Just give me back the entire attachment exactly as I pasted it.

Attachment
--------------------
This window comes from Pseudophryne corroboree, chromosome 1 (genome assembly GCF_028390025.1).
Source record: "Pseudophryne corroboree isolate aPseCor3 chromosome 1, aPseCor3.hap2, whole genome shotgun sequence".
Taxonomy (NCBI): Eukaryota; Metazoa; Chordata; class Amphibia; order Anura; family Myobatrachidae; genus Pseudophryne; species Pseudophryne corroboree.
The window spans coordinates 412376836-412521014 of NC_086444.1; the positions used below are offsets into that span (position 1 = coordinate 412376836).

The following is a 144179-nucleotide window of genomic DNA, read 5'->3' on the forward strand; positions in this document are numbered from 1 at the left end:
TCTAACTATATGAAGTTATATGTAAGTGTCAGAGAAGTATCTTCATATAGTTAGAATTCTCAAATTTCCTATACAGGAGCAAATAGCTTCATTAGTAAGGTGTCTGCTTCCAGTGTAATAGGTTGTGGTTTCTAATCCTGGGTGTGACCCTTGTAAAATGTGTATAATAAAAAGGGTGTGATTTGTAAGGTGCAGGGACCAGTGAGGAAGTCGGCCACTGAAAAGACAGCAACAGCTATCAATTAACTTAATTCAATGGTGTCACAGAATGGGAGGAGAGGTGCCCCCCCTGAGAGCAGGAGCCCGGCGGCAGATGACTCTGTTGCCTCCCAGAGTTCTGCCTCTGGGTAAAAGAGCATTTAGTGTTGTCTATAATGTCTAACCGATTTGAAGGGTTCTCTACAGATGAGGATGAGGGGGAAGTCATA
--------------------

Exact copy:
This window comes from Pseudophryne corroboree, chromosome 1 (genome assembly GCF_028390025.1).
Source record: "Pseudophryne corroboree isolate aPseCor3 chromosome 1, aPseCor3.hap2, whole genome shotgun sequence".
Taxonomy (NCBI): Eukaryota; Metazoa; Chordata; class Amphibia; order Anura; family Myobatrachidae; genus Pseudophryne; species Pseudophryne corroboree.
The window spans coordinates 412376836-412521014 of NC_086444.1; the positions used below are offsets into that span (position 1 = coordinate 412376836).

The following is a 144179-nucleotide window of genomic DNA, read 5'->3' on the forward strand; positions in this document are numbered from 1 at the left end:
TCTAACTATATGAAGTTATATGTAAGTGTCAGAGAAGTATCTTCATATAGTTAGAATTCTCAAATTTCCTATACAGGAGCAAATAGCTTCATTAGTAAGGTGTCTGCTTCCAGTGTAATAGGTTGTGGTTTCTAATCCTGGGTGTGACCCTTGTAAAATGTGTATAATAAAAAGGGTGTGATTTGTAAGGTGCAGGGACCAGTGAGGAAGTCGGCCACTGAAAAGACAGCAACAGCTATCAATTAACTTAATTCAATGGTGTCACAGAATGGGAGGAGAGGTGCCCCCCCTGAGAGCAGGAGCCCGGCGGCAGATGACTCTGTTGCCTCCCAGAGTTCTGCCTCTGGGTAAAAGAGCATTTAGTGTTGTCTATAATGTCTAACCGATTTGAAGGGTTCTCTACAGATGAGGATGAGGGGGAAGTCATA